Annual egg hunt a hopping good time


Members of Cullman's special needs community enjoyed an Easter egg hunt at The Field of Miracles Wednesday evening. / W.C. Mann

CULLMAN – Cullman Parks and Recreation (CP&R) Therapeutic Recreation and the Cullman Miracle League joined together for the groups’ annual Easter Egg Hunt at the Field of Miracles on Wednesday evening. At the event, which has taken place for more than 10 years, participants got to try their hands at some fun carnival games, eat a hot dog supper and even got a visit from the Easter Bunny.

CP&R’s Kelly Pulliam told The Tribune, “I think it’s very important (to have events like this).  I asked that the only people that hunt the eggs are those with special needs and disabilities. I did have some parents ask, ‘What am I supposed to do with my other children to tell them no?’  And I said we encouraged them to help, but we really wanted this to be just for (the special needs community). They don’t have to compete with ‘typical’ individuals. It’s just something for them.”

Pulliam regularly partners with the Cullman Autism and Special Needs Family Support Group to host events for the special needs community like free swims at the Cullman Wellness and Aquatic Center, and sensory-friendly haircut days at the Cullman Civic Center.

Several volunteers helping out around the Field of Miracles were wearing Cullman Pilot Club shirts.  

Pilot Peggy Harris shared, “The Pilot Clubs internationally focus on brain-related disorders; it’s called brain health and wellness.  And so, locally, we have zeroed in on agencies that work with brain-related disabled: Margaret Jean Jones Center is one.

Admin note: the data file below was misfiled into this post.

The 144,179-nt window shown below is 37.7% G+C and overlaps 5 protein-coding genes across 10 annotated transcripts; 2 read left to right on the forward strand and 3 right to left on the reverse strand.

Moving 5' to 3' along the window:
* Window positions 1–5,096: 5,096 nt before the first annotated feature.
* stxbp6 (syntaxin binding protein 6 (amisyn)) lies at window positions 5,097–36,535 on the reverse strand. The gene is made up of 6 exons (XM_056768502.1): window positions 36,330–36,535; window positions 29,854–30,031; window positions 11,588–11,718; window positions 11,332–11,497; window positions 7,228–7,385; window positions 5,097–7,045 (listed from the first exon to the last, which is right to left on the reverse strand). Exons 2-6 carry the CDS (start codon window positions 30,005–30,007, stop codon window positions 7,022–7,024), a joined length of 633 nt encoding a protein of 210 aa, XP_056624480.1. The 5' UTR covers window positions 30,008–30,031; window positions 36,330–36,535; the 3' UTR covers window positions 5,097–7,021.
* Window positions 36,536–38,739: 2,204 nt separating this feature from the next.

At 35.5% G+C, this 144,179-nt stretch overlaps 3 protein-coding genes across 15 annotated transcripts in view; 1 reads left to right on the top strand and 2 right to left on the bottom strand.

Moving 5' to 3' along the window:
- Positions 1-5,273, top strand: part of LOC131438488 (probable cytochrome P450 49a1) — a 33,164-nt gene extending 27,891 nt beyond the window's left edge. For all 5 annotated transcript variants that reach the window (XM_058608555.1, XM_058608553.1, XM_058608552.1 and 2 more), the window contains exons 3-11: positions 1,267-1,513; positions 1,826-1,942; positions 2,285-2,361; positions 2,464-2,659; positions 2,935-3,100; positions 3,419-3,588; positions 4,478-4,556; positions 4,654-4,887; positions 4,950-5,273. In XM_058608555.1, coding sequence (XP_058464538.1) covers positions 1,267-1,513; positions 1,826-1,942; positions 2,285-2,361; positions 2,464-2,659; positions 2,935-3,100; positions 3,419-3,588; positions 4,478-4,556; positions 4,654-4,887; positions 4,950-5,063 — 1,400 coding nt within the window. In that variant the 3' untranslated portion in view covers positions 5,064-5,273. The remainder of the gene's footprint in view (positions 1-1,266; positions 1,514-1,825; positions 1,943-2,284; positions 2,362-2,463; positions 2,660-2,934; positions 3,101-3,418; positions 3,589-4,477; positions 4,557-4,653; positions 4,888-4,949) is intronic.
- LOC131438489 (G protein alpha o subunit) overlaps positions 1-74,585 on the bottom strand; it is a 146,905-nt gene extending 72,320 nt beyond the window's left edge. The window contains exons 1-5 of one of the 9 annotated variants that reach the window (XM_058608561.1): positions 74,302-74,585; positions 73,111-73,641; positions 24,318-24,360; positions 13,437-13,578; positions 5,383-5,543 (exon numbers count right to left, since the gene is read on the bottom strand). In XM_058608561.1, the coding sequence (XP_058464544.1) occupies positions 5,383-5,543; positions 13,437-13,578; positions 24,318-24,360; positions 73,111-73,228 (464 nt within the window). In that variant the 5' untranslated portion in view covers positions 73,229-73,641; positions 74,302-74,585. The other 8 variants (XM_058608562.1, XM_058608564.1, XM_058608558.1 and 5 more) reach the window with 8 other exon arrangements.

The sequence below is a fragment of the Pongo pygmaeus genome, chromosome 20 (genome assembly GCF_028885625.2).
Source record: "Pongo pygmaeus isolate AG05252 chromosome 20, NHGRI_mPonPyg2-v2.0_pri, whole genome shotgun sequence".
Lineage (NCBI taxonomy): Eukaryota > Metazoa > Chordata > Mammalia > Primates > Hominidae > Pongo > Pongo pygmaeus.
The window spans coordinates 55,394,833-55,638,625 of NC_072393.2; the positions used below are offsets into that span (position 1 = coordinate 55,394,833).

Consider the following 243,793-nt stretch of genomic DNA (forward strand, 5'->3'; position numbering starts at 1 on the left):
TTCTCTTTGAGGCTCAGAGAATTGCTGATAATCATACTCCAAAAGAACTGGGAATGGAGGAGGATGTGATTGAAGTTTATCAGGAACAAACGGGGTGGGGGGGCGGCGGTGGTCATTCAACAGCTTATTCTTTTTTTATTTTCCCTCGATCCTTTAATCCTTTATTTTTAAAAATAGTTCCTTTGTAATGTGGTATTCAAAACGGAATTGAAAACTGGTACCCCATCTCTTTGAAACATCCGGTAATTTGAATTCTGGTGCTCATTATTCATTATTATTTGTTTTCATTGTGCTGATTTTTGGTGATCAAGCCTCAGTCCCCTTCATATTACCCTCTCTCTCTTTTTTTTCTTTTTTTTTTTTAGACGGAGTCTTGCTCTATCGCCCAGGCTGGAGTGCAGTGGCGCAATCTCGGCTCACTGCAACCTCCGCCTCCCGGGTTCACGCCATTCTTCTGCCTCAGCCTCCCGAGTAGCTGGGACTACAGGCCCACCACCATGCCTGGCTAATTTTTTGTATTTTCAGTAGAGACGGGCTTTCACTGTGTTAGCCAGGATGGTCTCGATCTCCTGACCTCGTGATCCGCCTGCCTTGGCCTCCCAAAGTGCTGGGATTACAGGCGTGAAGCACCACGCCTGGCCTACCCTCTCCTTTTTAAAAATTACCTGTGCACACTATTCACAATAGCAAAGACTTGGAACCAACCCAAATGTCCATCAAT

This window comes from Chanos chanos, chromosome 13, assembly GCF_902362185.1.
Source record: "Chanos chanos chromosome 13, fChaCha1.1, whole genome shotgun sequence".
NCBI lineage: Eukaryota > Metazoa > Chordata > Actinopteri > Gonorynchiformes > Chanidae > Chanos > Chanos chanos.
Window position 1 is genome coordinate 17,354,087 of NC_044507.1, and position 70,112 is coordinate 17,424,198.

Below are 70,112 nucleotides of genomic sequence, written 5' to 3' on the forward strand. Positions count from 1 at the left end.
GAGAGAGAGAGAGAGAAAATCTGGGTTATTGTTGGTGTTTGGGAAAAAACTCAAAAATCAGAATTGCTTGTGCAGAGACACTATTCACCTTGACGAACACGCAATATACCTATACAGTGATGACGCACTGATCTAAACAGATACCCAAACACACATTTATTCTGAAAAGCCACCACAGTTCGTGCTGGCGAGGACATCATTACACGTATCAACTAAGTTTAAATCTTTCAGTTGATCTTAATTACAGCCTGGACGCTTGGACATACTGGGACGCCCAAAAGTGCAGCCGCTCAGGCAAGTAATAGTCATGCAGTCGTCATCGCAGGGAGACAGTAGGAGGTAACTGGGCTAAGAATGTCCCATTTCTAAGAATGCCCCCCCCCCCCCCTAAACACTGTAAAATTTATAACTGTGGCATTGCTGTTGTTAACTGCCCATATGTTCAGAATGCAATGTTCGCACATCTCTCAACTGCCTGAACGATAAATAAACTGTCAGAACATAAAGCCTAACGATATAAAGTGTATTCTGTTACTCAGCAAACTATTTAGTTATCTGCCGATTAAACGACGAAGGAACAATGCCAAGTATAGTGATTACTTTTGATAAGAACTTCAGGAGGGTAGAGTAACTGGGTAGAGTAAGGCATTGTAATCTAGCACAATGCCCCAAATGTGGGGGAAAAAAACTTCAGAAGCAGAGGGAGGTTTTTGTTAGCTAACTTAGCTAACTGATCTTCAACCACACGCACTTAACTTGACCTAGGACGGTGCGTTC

“We’ve worked several years with CP&R with Therapeutic Recreation, each time they have an event.  We serve the food; sometimes we set up and decorate for whatever event. We have worked with the Field of Miracles, we work with a local Alzheimer’s support group, we’re supportive of mental health here, and autism.  So, locally, we seek those groups out, to make contributions to, to assist in their activities.”

“We’re just hoping to bring a little more awareness,” said Pulliam, “because we are trying to do a lot, so the families really have support, because that’s what we really focus on, is doing things for the families, so that they can meet others and just have the support.”

For more information on CP&R Therapeutic Recreation, visit  

For more information on the Cullman Autism and Special Needs Family Support Group, visit

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